WEATHER »

A Snake in the Temple

Buddhist Monks Make Peace with Uninvited Occupant


Last week I was called to talk to a giant Asian snake. This snake was 20 feet long and wider than the average man’s calf. It had taken up residence in a small Buddhist temple in a remote village. It would stretch itself into the crevice between the wall and the dirt floor of the temple, and remain there throughout the day. I was told that this snake was scaring people away from coming into the temple. It was not being aggressive; its mere presence was frightening enough.

I have struggled with some of the Buddhist philosophy, because although Buddhists believe that animals can experience pleasure and suffering, they do not believe that animals have a consciousness. The idea that animals do have a consciousness is the basis for all of my work.

I was approached by monks who were in Los Angeles for a Dalai Lama teaching. They went on stage with His Holiness. As you can well imagine, I was surprised and honored to be contacted by them. They gave me a picture of their temple as well as pictures of the snake.

When I spoke to the snake, this is what she said: “I will not harm anyone. This place gives me much peace. Here I am special. They say prayers for me and they hang flags for me. They have rituals for me and at certain times of the day I can feel how strongly they love and believe in me. I do not want to leave. I will miss the daily ritual too much.”

When I relayed the message to the monks they explained that yes, this is true, but the reason for the rituals are to bless the snake and to get the snake to move on, out of the temple. So I asked them that if they would agree to still perform their daily rituals for her if she moved out of the temple. They said they would. When I spoke to the snake, I told her that they would still say prayers for her. She was concerned. She wanted to make sure that their prayers for her would be said at the same time each day. If they agreed, she said, she would move down the steep embankment to the stone wall. She said she would live the rest of her life there and when it was time for her to die she would curl up at the base of the tree beside the wall so they could find her. The monks agreed to pray for her and to hang the flags. They even promised to build her an altar in the stone wall.

I told the snake that it was important for her to leave the temple not just because she was frightening people, but also because if she listened, she might convince the Buddhist monks and the people of the temple that animals do have a profound consciousness. I explained to her that she is in a very powerful position that can influence the fate and future of all animals. As I explained this, the monks welled up with tears.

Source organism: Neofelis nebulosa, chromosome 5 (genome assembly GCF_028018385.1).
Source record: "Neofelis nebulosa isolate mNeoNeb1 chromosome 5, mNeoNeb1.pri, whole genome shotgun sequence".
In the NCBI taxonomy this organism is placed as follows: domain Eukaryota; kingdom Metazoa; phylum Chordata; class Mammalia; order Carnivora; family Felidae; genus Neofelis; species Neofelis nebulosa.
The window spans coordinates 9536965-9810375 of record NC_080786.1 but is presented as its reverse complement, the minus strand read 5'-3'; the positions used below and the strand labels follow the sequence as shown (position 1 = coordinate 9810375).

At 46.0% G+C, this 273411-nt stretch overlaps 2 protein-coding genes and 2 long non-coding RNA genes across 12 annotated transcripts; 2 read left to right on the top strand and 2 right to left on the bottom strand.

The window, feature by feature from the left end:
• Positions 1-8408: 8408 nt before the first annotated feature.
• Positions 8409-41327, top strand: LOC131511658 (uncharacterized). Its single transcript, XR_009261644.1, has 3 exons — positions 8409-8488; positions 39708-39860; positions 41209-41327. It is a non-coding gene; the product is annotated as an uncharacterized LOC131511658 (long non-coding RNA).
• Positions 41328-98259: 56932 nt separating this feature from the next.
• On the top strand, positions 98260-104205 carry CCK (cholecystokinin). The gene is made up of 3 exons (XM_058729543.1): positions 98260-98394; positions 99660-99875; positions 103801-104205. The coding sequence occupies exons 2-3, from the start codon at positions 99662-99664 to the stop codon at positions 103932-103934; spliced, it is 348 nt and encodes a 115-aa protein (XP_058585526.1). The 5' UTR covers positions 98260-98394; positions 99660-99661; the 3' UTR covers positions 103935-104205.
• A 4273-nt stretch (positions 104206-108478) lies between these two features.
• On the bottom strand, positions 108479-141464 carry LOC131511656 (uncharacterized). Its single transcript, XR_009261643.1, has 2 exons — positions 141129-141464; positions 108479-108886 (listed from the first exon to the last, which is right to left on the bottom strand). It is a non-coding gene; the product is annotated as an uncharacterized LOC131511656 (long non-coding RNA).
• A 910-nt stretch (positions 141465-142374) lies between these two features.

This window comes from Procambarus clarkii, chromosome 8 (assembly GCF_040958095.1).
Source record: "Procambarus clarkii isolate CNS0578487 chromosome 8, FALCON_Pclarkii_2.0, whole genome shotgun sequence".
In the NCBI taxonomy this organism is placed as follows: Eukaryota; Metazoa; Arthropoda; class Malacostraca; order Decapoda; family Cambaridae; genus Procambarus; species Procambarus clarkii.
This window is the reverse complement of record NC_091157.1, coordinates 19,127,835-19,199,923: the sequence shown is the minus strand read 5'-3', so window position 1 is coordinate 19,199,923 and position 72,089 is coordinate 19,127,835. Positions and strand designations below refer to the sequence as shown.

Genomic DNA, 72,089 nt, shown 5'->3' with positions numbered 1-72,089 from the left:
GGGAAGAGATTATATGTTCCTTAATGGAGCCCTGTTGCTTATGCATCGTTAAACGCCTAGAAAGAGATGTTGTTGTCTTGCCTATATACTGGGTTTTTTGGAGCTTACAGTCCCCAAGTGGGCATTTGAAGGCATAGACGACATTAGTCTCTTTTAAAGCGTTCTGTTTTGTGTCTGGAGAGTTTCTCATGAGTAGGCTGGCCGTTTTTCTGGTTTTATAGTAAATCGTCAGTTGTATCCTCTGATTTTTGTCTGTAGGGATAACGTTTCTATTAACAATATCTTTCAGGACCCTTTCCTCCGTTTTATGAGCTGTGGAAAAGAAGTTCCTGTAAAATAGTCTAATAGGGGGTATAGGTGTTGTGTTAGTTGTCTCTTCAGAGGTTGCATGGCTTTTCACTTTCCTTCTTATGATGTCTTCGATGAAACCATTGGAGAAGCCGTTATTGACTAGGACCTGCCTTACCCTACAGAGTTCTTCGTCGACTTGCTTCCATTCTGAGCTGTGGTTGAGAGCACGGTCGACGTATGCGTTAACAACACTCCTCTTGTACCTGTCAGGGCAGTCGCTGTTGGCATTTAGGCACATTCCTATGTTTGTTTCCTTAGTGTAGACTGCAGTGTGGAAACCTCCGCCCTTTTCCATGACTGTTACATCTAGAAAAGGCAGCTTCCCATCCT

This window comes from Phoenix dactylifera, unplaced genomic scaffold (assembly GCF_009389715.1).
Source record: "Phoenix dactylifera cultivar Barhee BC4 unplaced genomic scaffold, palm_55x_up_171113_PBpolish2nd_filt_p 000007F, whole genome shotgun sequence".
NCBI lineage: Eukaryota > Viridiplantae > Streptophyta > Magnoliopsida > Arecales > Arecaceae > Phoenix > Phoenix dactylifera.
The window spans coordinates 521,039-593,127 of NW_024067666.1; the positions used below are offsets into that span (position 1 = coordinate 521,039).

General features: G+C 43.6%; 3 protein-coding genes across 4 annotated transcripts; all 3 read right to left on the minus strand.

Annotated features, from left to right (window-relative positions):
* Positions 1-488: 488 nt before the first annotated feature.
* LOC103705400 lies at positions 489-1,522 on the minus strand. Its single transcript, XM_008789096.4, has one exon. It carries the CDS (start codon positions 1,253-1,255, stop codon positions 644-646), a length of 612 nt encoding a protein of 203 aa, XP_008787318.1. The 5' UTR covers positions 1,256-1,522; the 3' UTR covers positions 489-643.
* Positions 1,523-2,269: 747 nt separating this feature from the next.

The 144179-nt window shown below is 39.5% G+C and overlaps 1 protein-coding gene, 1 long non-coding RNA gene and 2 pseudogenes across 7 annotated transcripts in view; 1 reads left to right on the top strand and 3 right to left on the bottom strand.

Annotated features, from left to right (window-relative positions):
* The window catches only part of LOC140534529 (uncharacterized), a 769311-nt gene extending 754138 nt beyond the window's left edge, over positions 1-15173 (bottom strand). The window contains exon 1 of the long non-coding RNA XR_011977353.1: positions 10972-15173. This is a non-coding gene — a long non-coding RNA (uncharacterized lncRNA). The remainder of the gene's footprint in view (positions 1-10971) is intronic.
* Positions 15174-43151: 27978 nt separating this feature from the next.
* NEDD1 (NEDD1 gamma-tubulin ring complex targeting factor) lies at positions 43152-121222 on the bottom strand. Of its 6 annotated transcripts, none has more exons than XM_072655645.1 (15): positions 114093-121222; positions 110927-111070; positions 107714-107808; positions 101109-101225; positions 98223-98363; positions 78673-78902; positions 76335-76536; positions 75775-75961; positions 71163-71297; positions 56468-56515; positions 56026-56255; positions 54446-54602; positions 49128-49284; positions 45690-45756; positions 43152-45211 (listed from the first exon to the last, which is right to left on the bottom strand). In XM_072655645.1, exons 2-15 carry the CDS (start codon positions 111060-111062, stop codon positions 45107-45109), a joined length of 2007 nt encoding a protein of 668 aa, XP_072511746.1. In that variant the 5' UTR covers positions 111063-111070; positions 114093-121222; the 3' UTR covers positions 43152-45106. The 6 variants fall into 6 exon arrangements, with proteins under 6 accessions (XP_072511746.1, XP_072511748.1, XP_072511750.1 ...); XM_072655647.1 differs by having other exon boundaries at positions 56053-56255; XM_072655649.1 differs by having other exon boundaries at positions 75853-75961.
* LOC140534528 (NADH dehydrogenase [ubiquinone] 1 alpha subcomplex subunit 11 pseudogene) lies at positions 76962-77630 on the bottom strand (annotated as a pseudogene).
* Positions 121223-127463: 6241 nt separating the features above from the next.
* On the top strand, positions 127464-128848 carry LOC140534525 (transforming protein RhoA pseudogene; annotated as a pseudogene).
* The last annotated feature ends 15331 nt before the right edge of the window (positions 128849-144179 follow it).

She thought for a moment and then a vivid image of her formed in my mind. She lifted her head off the ground. She had a black diamond shape around her eyes and her body was a steel gray. She said that as long as she could hear the recitation of the blessings and the prayers for her she would stay out of the temple. She laid her head back down on the ground and slithered out of the temple door and down the embankment to the stone wall. The monks seemed pleased and shook their heads with smiles on their faces.

Here and now I am asking her, “Did she and the monks do as they promised?”

She answers, “It was immediately that the monks went to the cave and brought back sacred stones for the altar. I laid stretched out on the top of the wall and the people came closer to me than they have ever before. They built a beautiful altar with a jewel in the center. They hung flags above the path that leads from the temple to the wall. They come here morning, midday, and night and say prayers and leave offerings. I watch them and they smile at me and talk to me as if I were one of their children. In return I spend many hours meditating and praying for them. I have not had to worry about food. Their prayers have made sure that there is always a food source near by. I was fearful that I would not have enough food and would have to go into the village to hunt, but that is not so. The people are not frustrated with me anymore. They love me more than I could have imagined. I am so thankful for them and for you. I will not let the other animals down. As long as they continue their blessings for me, I will forever hold up to my end of the bargain. That is a sacred promise.”



Be succinct, constructive, and relevant to the story. Leaving a comment means you agree to our Discussion Guidelines. We like civilized discourse. We don't like spam, lying, profanity, harassment or personal attacks.

comments powered by Disqus
event calendar sponsored by: